The System Design Interview Course

What Is a System Design Interview?

System design is the process of architecting and planning (often data-intensive) applications by carefully selecting and integrating various data to efficiently handle data processing and storage needs. This involves understanding the requirements of the application, identifying the appropriate data systems to manage the diverse tasks, and using application code to stitch together these different tools, allowing them to work in harmony.

When you integrate multiple tools to deliver a service, the service's interface or API typically conceals the implementation specifics from clients. By doing this, you have effectively constructed a new, specialized data system from smaller, general-purpose components. This combined data system can offer certain assurances, such as maintaining cache consistency through proper invalidation or updates, ensuring that external clients receive consistent results.

System Design vs OOP Design

OOP DesignSystem Design
ExampleDesign parking lot, design vending machineDesign WhatsApp, Design Uber
Skills testedWriting well-structured OOP code, class inheritanceArchitecture, dataflow, scalability, design tradeoffs
Interviewees asked toWriting OOP code, class interface and inheritance etcArchitecture Diagrams, storage design, resource estimates, design discuss tradeoff, deep dive etc

Who Needs to Go Through System Design Interviews?

System design interviews are essential for various roles in the software engineering field. They become increasingly important as engineers progress in their careers and take on more complex projects or leadership positions. The following professionals are likely to encounter system design interviews:

  • Experienced Software Development Engineer (SDE) or Software Engineer (SWE): As engineers gain experience, they are often tasked with designing and architecting complex systems, making system design skills crucial. These interviews assess their ability to break down problems, select appropriate technologies, and create scalable and efficient solutions. At this level, a tech interview is often a combination of LeetCode-style questions and system design questions.
  • Engineering Manager (EM, SDM): Engineering managers are responsible for leading and guiding teams of engineers in the development and execution of software projects. They need to have a strong understanding of system design principles to make informed decisions and ensure the successful delivery of projects. System design interviews help evaluate their technical knowledge and leadership skills.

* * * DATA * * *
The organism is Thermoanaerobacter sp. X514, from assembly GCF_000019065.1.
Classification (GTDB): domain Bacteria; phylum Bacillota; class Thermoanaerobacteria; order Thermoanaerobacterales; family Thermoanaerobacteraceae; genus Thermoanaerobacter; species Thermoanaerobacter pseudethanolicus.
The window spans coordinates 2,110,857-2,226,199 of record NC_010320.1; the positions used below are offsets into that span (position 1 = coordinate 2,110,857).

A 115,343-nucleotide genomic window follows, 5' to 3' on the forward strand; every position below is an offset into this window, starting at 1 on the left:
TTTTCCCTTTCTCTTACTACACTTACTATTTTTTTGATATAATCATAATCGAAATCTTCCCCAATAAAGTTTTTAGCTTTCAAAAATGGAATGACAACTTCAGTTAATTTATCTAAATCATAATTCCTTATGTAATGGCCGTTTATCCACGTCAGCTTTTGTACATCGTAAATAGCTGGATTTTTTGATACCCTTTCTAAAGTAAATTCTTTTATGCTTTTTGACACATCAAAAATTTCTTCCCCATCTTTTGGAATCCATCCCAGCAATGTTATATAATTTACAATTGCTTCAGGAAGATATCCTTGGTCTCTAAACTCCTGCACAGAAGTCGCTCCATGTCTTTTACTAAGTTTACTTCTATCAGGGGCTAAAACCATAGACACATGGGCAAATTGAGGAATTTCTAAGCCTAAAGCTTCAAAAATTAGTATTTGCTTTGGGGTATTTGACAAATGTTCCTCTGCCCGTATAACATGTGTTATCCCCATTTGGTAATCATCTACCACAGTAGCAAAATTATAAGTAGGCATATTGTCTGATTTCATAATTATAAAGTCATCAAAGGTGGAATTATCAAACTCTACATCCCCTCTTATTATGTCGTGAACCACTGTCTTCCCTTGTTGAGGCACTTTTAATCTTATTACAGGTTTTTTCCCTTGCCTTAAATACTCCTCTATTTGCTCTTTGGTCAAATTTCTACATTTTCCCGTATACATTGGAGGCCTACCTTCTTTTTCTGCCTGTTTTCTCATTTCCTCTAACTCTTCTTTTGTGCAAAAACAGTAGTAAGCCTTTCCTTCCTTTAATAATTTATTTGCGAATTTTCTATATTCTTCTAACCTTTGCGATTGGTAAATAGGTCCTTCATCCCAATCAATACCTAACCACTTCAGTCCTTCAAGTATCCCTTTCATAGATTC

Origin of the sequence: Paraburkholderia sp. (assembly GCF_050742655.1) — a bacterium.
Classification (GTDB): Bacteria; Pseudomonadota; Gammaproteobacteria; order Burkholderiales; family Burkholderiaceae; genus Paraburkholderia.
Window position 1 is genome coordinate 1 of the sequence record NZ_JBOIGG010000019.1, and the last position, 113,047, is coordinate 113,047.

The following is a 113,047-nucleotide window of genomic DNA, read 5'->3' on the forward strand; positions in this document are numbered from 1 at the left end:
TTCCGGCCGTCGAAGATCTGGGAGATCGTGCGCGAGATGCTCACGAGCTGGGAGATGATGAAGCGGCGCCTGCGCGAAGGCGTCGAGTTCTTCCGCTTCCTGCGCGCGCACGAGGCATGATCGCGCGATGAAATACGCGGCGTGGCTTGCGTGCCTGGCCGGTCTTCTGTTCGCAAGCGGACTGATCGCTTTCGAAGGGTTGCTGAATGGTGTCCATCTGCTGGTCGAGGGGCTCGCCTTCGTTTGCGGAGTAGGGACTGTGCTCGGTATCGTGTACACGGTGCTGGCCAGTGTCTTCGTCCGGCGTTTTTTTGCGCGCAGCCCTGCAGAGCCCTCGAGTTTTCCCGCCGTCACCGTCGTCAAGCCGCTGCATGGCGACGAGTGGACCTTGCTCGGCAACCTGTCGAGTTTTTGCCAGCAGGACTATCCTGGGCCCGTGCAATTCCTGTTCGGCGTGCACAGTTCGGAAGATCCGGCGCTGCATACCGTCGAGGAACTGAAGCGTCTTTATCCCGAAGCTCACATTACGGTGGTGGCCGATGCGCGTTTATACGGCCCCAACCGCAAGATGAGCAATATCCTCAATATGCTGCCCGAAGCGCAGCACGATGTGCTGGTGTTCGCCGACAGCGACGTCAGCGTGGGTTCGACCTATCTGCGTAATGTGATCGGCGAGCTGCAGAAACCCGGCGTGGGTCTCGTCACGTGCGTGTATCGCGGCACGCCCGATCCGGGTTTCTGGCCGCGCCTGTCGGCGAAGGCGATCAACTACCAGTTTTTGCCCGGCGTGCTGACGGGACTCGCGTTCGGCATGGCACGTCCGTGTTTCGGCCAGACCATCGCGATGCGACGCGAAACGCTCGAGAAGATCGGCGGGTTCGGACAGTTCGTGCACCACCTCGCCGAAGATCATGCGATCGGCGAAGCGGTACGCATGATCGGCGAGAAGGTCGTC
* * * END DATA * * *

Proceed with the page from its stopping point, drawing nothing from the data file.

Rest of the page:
• Technical Program Manager (TPM): TPMs are responsible for overseeing the planning, execution, and delivery of technical projects. They need to understand the intricacies of system design to coordinate resources and manage project risks effectively. System design interviews can help assess their technical expertise and ability to manage complex projects.

What Are We Designing and What Skills Do I Need?

System design is the process of designing a complex system to meet specific requirements and goals, typically aimed at providing a service to the end user. In order to achieve this, we assemble various technologies and components to create a cohesive and functional system.

When we engage in system design, we focus on designing the following aspects:

  • Services: This includes the various components, applications, and APIs that provide specific functionality or processing capabilities. Services can be designed as monoliths or, more commonly, as microservices to enable better scalability, maintainability, and flexibility.
  • Dataflow: Designing the flow of data within and between the services is crucial for ensuring efficient processing, timely communication, and accurate results. This involves understanding the data formats, protocols, and communication patterns used between services.
  • Storage: The storage design encompasses databases, caches, and file systems required to store and manage data throughout the system. This includes selecting appropriate storage technologies, data modeling, and ensuring data consistency and durability.

Functional Requirements

Functional requirements are the features and capabilities that a system must have to fulfill its intended purpose. They describe what a system is supposed to do and are focused on the specific tasks or functionalities the system should perform. Functional requirements are often derived from user needs, business objectives, or system specifications.

Examples of functional requirements include:

  1. User actions: Describing the actions a user can perform within the system, such as creating an account, logging in, or submitting a form.
  2. Data input and processing: Defining how the system should process, manipulate, or transform data based on user input or other sources.